Northern Health is cutting its IV chemotherapy treatment from Haida Gwaii after struggling to find a consistent pharmacy technician. (Pixabay photo)

Northern Health is cutting its IV chemotherapy treatment from Haida Gwaii after struggling to find a consistent pharmacy technician. (Pixabay photo)

Without a technician, IV cancer treatment is being cut from Haida Gwaii

Patients needing IV chemotherapy will have to travel to Prince Rupert or Terrace as of June 21

Without a highly-trained pharmacy technician on Haida Gwaii, the health authority is being forced to cut one of its cancer treatment services.

As of June 21, patients battling cancer will have to travel off island to receive IV chemotherapy treatment. Northern Health is losing its pharmacy technician, a specialist who mixes up chemotherapy agents, and puts it in the intravenous bags for delivery to the patients.

“Without that function nobody else can do it. There’s no pharmacist who can perform this function, no other person can do this. It’s a highly-trained position and so we are unable to continue as of June 21 because of losing that function,” said Dr. Jaco Fourie, Northern Health’s northwest medical director and medical lead for Northern Health Cancer Care.

This chemotherapy treatment has been available on Haida Gwaii for more than 1o years, Dr. Fourie said.

In the short-term, Northern Health has been trying to keep this service alive by bringing in pharmacy technicians from within the health authority’s jurisdiction, while looking for someone to fill the gap. But despite these attempts, the health authority has decided it has to cut this particular cancer service entirely.

“All other components of the treatment journey continues,” Dr. Fourie said.

Patients will still be able to see their own physician who has been delivering cancer care on the island, and it’s a very “robust service.” When it comes to intravenous infusion, that will have to be done at the nearest hospital offering the service, most likely Prince Rupert or Terrace.

In the past week, Northern Health calculated eight people will be affected by the service cut.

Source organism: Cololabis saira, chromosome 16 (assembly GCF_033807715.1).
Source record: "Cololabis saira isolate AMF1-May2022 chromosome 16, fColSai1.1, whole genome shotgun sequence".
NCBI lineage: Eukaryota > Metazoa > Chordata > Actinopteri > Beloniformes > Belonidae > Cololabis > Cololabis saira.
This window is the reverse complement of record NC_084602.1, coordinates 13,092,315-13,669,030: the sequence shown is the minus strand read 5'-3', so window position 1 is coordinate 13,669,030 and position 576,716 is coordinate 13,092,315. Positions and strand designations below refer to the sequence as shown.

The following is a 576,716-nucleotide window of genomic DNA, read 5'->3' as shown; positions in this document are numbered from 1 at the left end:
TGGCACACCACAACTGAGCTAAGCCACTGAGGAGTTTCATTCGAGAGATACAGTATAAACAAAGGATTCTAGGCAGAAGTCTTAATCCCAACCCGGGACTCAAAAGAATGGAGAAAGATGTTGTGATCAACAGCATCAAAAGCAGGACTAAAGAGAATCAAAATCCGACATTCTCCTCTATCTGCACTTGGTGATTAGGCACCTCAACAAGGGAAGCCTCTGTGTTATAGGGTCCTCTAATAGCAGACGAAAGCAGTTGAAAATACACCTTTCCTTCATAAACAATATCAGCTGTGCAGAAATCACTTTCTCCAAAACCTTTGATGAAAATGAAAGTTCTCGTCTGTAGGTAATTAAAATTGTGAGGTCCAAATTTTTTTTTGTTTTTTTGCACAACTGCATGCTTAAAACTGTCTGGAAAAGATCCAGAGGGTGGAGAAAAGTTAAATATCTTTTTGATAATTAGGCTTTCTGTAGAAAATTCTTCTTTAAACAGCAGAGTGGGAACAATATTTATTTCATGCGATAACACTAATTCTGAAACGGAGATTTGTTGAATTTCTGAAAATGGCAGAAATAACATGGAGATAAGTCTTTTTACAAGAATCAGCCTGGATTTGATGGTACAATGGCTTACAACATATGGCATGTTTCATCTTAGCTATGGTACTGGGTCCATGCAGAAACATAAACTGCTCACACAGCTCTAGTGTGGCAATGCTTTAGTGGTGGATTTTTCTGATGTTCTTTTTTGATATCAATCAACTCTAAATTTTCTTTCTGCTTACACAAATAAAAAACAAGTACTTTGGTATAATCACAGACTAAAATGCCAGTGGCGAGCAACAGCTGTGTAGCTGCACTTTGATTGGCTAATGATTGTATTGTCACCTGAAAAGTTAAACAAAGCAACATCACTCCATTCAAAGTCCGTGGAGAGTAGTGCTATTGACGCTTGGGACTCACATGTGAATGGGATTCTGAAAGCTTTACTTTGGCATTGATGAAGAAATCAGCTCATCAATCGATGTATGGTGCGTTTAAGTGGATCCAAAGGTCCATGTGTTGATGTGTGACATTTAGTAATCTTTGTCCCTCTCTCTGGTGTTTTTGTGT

READ MORE: Shortage of chemo-trained nurses forces patients off island

The treatment can take between one and eight hours. People receiving the treatment in another community will have to stay overnight. Travel and accommodation expenses might be covered by the band for Indigenous people, but Dr. Fourie said for people who don’t have funding, it will depend on their personal finances.

Dr. Fourie’s biggest concern is that some patients may not want to travel for the treatment because they’ll be away from their supportive structures, their village and family, and so they may chose to dismiss the treatment or try another form of treatment that isn’t as effective.

“Secondly, of course, we are concerned about people that feel pain and discomfort, or nauseous, or psychologically distressed, having to travel now that adds to that burden,” Dr. Fourie said.

Mayor of Queen Charlotte Chris Olsen, said this will be a huge affect on the residents.

“I work at the high school and two of my colleagues use this so this is vitally important to our community,” Olsen said.

The mayor is considering looking at alternative methods to solve these types of problems and to find solutions with Northern Health.

“I’m hoping to look at things a little different, do a resident attraction strategy to get people aware that this is a beautiful place to live, because I don’t think a lot of people really realize just how wonderful the lifestyle is in the north,” Olsen said.

If the pharmacy technician position is filled, Dr. Fourie said they would have to ensure the service is sustainable for a number of months before they would communicate that the service has been reinstated.

READ MORE: Northern Health dealing with lack of 121 registered nurses